‘But it’s not simple is it? We haven’t shifted for decades despite all the conversation,’ Tessa added.

‘The statistics say we haven’t shifted. There’s a a massively gender based division of labour. Women do it all, men don’t 

‘When I was a child there we got beaten about, they made it illegal in Scotland and now I wouldn’t dream of hitting my three year old, despite her being a pain in the neck and guess what, i do most of the cleaning up after her. 

Starting the discussion, Richard's co-host Ranvir Singh (right) explained that almost half of French people back a proposal to make it a criminal offence to avoid doing household chores.

Starting the discussion, Richard’s co-host Ranvir Singh (right) explained that almost half of French people back a proposal to make it a criminal offence to avoid doing household chores.

‘When I get home  this morning, the dishwasher won’t be emptied, there will be dirty dishes over the clean ones.  

‘There’s lots of stuff that’s legislated against in a marriage behind closed doors, I don’t think we should shy away  there’s lots of ways you can change behaviour from establishing things in law. 

‘Generations older than me – women included – are to blame here because the patriarchy has made us believe men earn the bread and butter’.

Aggie added: ‘We’re talking about men who are doing less than women, but it’s down to mothers to educate their sons. It starts early on, we need to show sons how to clean, how to look after themselves how to be in a clean and just way.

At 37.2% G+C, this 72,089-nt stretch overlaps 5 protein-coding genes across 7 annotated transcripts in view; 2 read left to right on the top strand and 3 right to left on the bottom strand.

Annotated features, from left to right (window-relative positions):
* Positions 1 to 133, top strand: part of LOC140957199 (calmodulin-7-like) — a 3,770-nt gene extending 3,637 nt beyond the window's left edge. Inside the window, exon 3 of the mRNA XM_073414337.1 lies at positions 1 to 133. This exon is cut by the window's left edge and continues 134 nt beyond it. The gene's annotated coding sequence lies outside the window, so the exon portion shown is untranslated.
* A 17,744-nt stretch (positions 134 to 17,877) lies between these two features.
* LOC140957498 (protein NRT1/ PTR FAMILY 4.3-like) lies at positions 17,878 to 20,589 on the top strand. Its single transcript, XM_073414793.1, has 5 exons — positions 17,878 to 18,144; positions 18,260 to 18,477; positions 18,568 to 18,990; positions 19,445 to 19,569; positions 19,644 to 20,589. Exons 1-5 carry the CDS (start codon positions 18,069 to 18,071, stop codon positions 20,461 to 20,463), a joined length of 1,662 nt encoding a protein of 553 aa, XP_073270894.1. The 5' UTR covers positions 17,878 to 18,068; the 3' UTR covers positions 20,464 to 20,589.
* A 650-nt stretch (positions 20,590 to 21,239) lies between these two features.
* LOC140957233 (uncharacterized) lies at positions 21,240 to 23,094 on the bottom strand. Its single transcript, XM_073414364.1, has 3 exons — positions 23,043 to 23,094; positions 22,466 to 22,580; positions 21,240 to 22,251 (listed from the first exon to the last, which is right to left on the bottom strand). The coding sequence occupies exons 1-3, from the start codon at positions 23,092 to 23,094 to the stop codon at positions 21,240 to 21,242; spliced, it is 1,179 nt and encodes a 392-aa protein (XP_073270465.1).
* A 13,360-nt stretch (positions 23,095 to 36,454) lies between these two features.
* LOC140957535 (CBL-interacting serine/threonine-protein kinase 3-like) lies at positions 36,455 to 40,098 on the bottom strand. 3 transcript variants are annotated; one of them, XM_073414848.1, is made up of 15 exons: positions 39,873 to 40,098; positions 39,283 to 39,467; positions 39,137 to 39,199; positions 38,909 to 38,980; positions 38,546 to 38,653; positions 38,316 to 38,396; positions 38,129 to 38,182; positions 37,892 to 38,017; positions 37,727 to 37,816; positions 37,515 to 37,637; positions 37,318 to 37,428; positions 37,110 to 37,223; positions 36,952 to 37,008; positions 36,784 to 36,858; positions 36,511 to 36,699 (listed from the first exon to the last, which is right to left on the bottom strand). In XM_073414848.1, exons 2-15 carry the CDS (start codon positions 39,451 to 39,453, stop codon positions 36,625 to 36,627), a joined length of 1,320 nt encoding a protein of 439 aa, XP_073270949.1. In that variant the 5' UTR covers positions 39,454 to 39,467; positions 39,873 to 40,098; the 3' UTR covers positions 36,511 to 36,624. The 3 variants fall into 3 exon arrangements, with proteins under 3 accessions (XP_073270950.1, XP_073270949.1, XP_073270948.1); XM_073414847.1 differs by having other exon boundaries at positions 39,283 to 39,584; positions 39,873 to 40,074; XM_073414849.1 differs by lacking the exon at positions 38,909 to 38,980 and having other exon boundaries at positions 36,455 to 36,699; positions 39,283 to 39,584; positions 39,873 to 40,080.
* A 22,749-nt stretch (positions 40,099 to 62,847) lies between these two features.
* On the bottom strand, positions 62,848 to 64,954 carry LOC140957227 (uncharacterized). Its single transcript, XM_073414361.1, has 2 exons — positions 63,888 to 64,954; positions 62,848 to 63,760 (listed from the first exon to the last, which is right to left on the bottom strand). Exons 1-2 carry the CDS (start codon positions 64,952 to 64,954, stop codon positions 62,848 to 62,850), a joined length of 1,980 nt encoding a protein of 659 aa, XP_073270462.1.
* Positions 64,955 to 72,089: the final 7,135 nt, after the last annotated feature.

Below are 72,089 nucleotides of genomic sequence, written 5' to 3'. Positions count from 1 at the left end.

‘We can’ t be taking this to legalisation.  It’s completely bonkers and a waste of police time’.  

Viewers were baffled by the proposal, with one writing: 'Should avoiding housework be a crime? what is the world coming too?'.

Viewers were baffled by the proposal, with one writing: ‘Should avoiding housework be a crime? what is the world coming too?’.

‘It’s not,’ Tessa replied.

‘We’ve got a worker crisis, a labour shortage in this country, women between 18 and 40 are doing £140 billion of unpaid work in the home’.

But Richard argued there were ‘more serious crimes to investigate than men not fluffing up the pillows’ while Aggie added: ‘If you get to the point where you’re using the law, your relationship is over’.

However, Ranvir back Tessa’s arguments saying: ‘ 15 per cent of divorced couples say chores led to their break up,  58 per cent of women that work full time say the majority of household chores fall on them,  only 9 per cent of men who work full time do.

Viewers were baffled by the proposal, with one writing: ‘Should avoiding housework be a crime? what is the world coming too?’.

‘There are too many serious problems in the world, housework division is not one of them,’ said another.

‘I’m a very clean person and hate mess but to make it a criminal offence is ridiculous. Can you imagine?? Also such a waste of police time. And can I say it’s not just men who are untidy!’ wrote a third.